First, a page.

Which Women are Persons? The Famous Five, Maternal Feminism, & Eugenics
“the congenitally diseased are becoming vastly more populous than those we designate as the ‘upper crust'”-Emily Murphy quoted in Jana Grekul et al. (2004) “Sterilizing the ‘Feeble-Minded’: Eugenics in Alberta, Canada, 1929-1972”
Maternal feminism is the belief that women’s social and political value is primarily related to their traditional roles as mothers
On Parliament Hill, the centre of government in Canada, a monument called “Women are Persons!” celebrates the “Famous Five”, five Alberta women who successfully argued in the 1929 Persons Case that women are, in fact, legal persons and therefore should be able to serve in the Senate. In Calgary, a similar version of the Women are Persons! monument stands in Olympic Plaza. Here in Edmonton, parks named after each of the Famous Five line the banks of the North Saskatchewan River. The Famous Five, including Emily Murphy, Henrietta Muir Edwards, Louise McKinney, Nellie McClung, and Irene Parlby were leaders in the movement for women’s suffrage, campaigning since the late-nineteenth century for women’s voting rights. These parks and monuments represent a celebration of the Famous Five’s advocacy for political equality under the law, for in the late-nineteenth and early twentieth century, Canadian women were second-class citizens, unable to vote in elections or run for office. Commemorations of the Famous Five tend to position them as feminist “Founding Mothers”. Yet, the Famous Five’s other legacy is their support for maternal feminist ideology and eugenics ideology and policy, underpinned by white nationalism. In this lesson, we will situate the Famous Five and early feminist struggles for political rights within the broader context of white nation-building in Canada. The purpose of this lesson is to introduce you to the connections between early movements for women’s rights, ‘maternal feminism’, white nationalism, and eugenics. As this lesson demonstrates, maternal feminist ideology continues to shape assumptions about ideal motherhood today.
“Making Love Under Indian Acts”
In the following quotation, referenced in the above audio lecture, Dene & Métis storyteller and photographer Tenille K. Campbell identifies Canada’s attempts to regulate and control Indigenous identity through the Indian Act, and, in turn, to regulate and control Indigenous women’s bodies and reproduction. Campbell writes about the ways her choice of intimate partner has been structured by section 12(1)(b) of the Indian Act, which, until 1985, held that that an Indigenous woman would lose her “Indian” status if she married a man who did not have status. In turn, the children of a status-Indian woman and a non-status man would not have Indian status, which, Debra Thompson argues, is a tool designed to prevent “race” mixing or miscegenation. Even after Bill C-31 repealed section 12(1)(b) in 1985, the new categories of 6(1) status and 6(2) status created new human rights issues for Indigenous women and their descendants. Specifically, Bill C-31 stipulated that those with 6(1) status can pass status on to their descendants, while those with 6(2) status cannot unless the other parent also has status. These categories meant until very recently that choosing an intimate partner come with complex negotiations about Indigenous identity. As Campbell writes:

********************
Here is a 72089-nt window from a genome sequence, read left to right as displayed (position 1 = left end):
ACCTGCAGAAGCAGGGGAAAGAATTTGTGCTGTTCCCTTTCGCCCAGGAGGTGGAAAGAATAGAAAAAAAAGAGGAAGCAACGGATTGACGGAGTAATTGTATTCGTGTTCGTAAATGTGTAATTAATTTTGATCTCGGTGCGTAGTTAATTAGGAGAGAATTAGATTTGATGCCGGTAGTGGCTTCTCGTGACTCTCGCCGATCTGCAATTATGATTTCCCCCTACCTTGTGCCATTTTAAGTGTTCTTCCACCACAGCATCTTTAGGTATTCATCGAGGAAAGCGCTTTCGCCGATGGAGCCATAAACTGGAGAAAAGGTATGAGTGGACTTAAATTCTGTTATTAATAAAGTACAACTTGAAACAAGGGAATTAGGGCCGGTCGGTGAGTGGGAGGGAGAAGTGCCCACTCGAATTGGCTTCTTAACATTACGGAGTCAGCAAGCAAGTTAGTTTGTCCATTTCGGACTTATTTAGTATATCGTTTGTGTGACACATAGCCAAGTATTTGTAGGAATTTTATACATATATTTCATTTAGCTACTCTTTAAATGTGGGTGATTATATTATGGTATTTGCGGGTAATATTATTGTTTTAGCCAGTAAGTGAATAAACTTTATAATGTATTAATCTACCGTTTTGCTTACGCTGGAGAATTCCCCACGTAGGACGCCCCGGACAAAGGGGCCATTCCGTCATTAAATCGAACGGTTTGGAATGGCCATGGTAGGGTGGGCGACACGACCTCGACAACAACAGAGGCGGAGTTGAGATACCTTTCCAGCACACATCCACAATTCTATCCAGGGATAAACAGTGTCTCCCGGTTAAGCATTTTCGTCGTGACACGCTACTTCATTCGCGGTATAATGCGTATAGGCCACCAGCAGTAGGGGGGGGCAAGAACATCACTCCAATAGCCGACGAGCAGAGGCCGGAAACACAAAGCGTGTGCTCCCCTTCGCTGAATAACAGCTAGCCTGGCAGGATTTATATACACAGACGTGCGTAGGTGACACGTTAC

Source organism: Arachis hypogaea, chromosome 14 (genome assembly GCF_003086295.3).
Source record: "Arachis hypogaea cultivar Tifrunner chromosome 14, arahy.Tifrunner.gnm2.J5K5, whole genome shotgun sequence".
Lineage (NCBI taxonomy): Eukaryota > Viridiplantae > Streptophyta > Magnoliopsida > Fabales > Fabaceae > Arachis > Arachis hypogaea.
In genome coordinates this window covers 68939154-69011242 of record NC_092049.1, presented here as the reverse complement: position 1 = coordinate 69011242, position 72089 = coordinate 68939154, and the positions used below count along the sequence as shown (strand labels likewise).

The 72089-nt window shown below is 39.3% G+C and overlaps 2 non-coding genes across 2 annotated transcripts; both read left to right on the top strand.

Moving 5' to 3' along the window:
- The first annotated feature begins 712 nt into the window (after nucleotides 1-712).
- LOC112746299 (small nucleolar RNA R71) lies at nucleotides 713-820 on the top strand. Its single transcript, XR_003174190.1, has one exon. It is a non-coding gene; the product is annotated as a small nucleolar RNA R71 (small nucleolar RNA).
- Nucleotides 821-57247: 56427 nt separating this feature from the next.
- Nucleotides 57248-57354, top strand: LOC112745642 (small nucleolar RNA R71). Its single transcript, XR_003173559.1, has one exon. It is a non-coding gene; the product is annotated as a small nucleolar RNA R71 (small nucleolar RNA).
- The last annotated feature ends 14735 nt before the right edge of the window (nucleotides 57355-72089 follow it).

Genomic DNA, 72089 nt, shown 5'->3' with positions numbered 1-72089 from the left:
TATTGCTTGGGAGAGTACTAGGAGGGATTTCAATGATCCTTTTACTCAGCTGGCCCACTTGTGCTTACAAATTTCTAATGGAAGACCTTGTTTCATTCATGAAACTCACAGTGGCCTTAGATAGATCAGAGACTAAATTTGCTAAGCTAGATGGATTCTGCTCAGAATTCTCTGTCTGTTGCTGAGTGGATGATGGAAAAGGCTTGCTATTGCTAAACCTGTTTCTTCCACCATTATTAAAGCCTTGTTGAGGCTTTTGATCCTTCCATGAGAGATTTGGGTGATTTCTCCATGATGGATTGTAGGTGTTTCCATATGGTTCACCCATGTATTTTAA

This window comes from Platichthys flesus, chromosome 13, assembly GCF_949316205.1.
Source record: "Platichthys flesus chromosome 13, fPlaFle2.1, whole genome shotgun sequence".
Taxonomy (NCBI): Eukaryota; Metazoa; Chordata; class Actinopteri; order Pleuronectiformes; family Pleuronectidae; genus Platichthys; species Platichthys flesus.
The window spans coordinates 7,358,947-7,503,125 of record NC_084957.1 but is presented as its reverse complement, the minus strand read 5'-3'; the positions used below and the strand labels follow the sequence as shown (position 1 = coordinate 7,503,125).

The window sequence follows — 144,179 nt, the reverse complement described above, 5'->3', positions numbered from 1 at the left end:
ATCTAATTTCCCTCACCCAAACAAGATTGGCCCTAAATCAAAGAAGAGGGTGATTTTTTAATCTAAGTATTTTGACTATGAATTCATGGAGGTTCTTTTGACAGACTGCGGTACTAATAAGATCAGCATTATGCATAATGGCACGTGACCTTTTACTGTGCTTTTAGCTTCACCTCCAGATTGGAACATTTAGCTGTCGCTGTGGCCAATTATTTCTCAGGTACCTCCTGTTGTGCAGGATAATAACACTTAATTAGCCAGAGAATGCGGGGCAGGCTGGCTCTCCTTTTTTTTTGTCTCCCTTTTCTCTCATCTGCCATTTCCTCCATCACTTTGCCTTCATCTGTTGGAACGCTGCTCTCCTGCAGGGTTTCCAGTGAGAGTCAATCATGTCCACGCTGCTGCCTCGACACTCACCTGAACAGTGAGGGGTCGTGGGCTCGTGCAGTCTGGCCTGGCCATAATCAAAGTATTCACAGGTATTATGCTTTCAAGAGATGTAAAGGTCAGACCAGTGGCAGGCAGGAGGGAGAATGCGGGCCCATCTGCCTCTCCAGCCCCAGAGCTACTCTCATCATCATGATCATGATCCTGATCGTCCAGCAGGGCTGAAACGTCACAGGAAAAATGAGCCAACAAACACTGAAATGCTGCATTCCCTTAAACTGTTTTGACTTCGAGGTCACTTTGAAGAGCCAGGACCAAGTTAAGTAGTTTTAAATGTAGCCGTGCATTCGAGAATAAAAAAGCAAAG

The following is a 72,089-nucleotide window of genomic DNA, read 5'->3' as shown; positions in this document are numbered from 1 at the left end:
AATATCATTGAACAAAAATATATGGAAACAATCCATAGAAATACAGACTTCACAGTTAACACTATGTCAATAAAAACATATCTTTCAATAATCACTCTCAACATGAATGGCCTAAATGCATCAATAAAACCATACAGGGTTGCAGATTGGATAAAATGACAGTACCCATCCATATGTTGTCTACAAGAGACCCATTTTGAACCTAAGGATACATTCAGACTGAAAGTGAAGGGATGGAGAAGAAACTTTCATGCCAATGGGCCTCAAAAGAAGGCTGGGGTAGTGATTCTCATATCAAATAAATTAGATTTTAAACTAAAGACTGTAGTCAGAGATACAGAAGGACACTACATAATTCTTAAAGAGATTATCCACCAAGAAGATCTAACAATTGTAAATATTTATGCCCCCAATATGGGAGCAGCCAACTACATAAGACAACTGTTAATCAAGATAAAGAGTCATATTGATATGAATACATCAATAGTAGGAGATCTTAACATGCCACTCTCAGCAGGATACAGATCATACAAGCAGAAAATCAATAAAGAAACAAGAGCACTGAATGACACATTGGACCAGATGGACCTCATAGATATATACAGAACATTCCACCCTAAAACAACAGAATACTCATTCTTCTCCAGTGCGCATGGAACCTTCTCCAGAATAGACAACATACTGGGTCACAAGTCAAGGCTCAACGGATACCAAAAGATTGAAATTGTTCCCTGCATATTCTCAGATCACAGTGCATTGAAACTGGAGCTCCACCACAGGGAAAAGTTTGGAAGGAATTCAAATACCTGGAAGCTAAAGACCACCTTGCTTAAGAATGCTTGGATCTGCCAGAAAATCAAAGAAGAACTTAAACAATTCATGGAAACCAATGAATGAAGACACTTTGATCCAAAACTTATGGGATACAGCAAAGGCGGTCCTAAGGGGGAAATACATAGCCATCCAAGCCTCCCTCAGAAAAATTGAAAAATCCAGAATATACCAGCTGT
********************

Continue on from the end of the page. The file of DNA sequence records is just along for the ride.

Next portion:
“My womb was originally designed to give life and create community, and now, under an Act dating back to 1876, my womb is a place where the life I grow is assigned a number and a status, a definition of how “Indian” this child will be. My womb now has the ability to diminish community, politically and legally destroying status lineages, depending on whom I let into my bed, whom I let cum into me.”Tenille k. Campbell, “Making Love Under Indian Acts” (2018) Briarpatch Magazine
Eugenics is the ideology and practice of encouraging particular groups to reproduce and preventing ‘undesirable’ groups from reproducing. Eugenics policies and practices are based on faulty ‘scientific’ ideas about genetics and heredity, presuming that social ‘abnormalities’ are the result of natural biological defects and can be bred out of a population.
Resource: Eugenics Archive Canada
BIG IDEA: Reproductive Justice
The terms reproductive rights and reproductive justice are often used interchangeably, but these two concepts are rooted in distinct histories, political struggles, and theoretical approaches. A reproductive rights approach focuses on women’s individual rights to abortion, birth control, and reproductive health care. Reproductive rights activists focus on the language of choice, emphasizing that it is a woman’s right to choose whether or not to have a child. The saying “my body, my choice” encapsulates a reproductive rights approach. Reproductive justice is a framework developed by women of colour in the United States. A reproductive justice approach acknowledges that gender, race, and class power relations limit reproductive choice; as such, they want a more collective, holistic, and intersectional analysis of a broad range of issues related to bodily autonomy, reproduction, and raising children in a world free from racism and poverty. A reproductive justice framework builds upon a reproductive rights approach by emphasizing that women should have the right not to reproduce, including access to abortion. Yet, reproductive justice approaches also emphasize the right to reproduce in environmentally, culturally, physically, and socially healthy ways.